In the summer of 1976, Luther Propst and two high school buddies piled into a 1969 Ford pick-up truck excited to fulfill a longtime dream of exploring the West. Propst, who is now a Teton County commissioner, first became fascinated with the American West as a child, flipping through National Geographic photos of mountains, rivers, and wild areas.
Spending a month cruising around the West made a huge impact on young Propst’s future.
“It was like reading the table of contents of the book that would be my life,” he says.
After receiving his master’s degree in regional planning from the University of North Carolina and practicing law in New England, he landed a position with World Wildlife Fund. There, he jump-started a program called “Successful Communities,” which focused on helping communities plan for growth in ways that recognize wildlife values.
Propst translated his experience and knowledge from that position into founding the Sonoran Institute. There, he spent 20 years spearheading more than 100 projects to protect the environment, economy, and communities of the West. “I was very interested in communities that were adjacent to public lands,” he says.
When Propst moved to Jackson in 2008 he wanted to become involved. “I could not resist jumping into local land-use politics and conservation,”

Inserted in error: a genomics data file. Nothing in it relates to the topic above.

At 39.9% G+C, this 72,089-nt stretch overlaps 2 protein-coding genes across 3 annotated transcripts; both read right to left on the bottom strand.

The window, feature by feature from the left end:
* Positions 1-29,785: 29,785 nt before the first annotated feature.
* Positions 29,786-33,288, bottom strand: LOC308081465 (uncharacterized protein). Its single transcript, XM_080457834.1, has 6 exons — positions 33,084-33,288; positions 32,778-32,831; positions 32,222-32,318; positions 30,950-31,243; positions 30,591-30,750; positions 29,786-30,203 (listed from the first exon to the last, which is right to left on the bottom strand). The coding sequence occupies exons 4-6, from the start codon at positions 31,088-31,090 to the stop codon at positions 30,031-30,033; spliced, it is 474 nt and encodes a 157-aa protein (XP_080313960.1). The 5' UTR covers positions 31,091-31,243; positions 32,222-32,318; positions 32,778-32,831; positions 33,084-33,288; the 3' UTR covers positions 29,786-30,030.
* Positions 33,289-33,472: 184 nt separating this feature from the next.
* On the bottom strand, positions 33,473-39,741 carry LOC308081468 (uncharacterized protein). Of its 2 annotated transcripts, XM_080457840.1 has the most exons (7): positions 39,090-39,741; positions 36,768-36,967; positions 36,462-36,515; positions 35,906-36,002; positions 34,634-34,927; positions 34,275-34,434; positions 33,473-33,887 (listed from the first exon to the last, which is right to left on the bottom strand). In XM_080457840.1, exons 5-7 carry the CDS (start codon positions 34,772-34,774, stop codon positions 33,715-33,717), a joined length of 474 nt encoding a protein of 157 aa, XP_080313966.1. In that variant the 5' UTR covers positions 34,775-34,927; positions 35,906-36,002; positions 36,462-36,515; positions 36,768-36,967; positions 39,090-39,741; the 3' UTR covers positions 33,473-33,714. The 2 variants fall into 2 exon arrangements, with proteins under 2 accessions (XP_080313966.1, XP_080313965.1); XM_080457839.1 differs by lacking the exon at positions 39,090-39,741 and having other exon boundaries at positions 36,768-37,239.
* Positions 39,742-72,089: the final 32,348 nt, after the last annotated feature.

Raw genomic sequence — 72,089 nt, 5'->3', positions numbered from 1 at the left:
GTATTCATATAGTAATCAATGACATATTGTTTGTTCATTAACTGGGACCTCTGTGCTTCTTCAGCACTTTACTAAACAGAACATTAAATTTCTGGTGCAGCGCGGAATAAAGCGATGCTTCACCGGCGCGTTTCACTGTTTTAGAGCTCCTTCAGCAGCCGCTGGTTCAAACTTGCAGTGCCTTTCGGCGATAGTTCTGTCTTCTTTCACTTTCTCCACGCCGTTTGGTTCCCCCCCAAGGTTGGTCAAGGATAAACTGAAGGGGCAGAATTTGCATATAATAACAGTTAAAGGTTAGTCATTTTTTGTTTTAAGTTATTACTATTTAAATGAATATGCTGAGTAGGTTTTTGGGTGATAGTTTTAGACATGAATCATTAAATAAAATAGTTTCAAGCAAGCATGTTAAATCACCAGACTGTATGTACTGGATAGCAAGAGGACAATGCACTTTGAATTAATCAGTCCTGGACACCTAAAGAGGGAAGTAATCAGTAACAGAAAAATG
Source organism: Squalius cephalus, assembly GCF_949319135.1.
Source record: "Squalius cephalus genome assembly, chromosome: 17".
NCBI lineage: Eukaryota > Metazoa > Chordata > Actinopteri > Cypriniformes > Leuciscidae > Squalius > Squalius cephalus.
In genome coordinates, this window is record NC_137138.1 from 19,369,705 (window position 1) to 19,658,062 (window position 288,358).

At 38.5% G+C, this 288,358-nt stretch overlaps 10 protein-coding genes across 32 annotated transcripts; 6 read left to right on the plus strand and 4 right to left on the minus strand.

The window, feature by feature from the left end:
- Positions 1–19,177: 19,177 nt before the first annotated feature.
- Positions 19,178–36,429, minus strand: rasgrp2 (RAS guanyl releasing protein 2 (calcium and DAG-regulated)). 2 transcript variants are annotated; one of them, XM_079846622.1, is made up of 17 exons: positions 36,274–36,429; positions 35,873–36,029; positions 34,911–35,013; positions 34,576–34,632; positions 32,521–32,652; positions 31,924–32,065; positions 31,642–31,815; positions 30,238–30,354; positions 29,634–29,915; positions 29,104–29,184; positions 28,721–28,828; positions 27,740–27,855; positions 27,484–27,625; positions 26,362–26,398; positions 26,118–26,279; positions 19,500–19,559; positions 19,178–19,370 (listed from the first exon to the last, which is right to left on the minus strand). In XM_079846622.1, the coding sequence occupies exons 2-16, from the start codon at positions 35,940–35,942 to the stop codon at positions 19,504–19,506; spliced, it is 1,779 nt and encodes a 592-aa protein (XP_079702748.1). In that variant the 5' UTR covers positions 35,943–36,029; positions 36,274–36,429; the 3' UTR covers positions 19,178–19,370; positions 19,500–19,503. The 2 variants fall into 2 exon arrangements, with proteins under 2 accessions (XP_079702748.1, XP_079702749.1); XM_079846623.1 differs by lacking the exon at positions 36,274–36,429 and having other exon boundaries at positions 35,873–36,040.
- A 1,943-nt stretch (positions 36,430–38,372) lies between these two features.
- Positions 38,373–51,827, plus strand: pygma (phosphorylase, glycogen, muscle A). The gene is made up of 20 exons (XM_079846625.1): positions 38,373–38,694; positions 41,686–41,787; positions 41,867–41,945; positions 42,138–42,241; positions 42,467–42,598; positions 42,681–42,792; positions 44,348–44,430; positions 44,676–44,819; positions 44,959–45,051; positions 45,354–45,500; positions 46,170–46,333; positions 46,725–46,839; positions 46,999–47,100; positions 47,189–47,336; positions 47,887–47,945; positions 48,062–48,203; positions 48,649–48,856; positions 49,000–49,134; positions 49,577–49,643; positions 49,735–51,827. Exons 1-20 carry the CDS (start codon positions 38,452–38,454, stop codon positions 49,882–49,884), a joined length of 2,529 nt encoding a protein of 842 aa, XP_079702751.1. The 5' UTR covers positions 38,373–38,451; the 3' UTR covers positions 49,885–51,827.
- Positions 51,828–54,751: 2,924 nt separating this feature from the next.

he says. He wants to carefully manage growth in order to protect what keeps Jackson extraordinary, including the wildlife, water quality, and landscape.
In order to preserve what makes the area so special, Propst believes it’s important for the community to prioritize smart growth rather than unfettered development. To him, smart growth means “managing how visitors visit,” and prioritizing workforce housing over the construction of more hotels. He wants to address the congested road system as well as the housing crisis.
As Propst delves into his new position as county commissioner he hopes he can help facilitate positive decision-making that will enhance sustainability efforts in the community and continue to preserve public lands.
“Without public lands, Jackson wouldn’t be Jackson,” Propst says. “I hope that as we deal with our growth pressures, we always remain a place where people can come not so much to checklist a national park, but to have those adventures, to go to the backcountry and reflect on what is important in life.”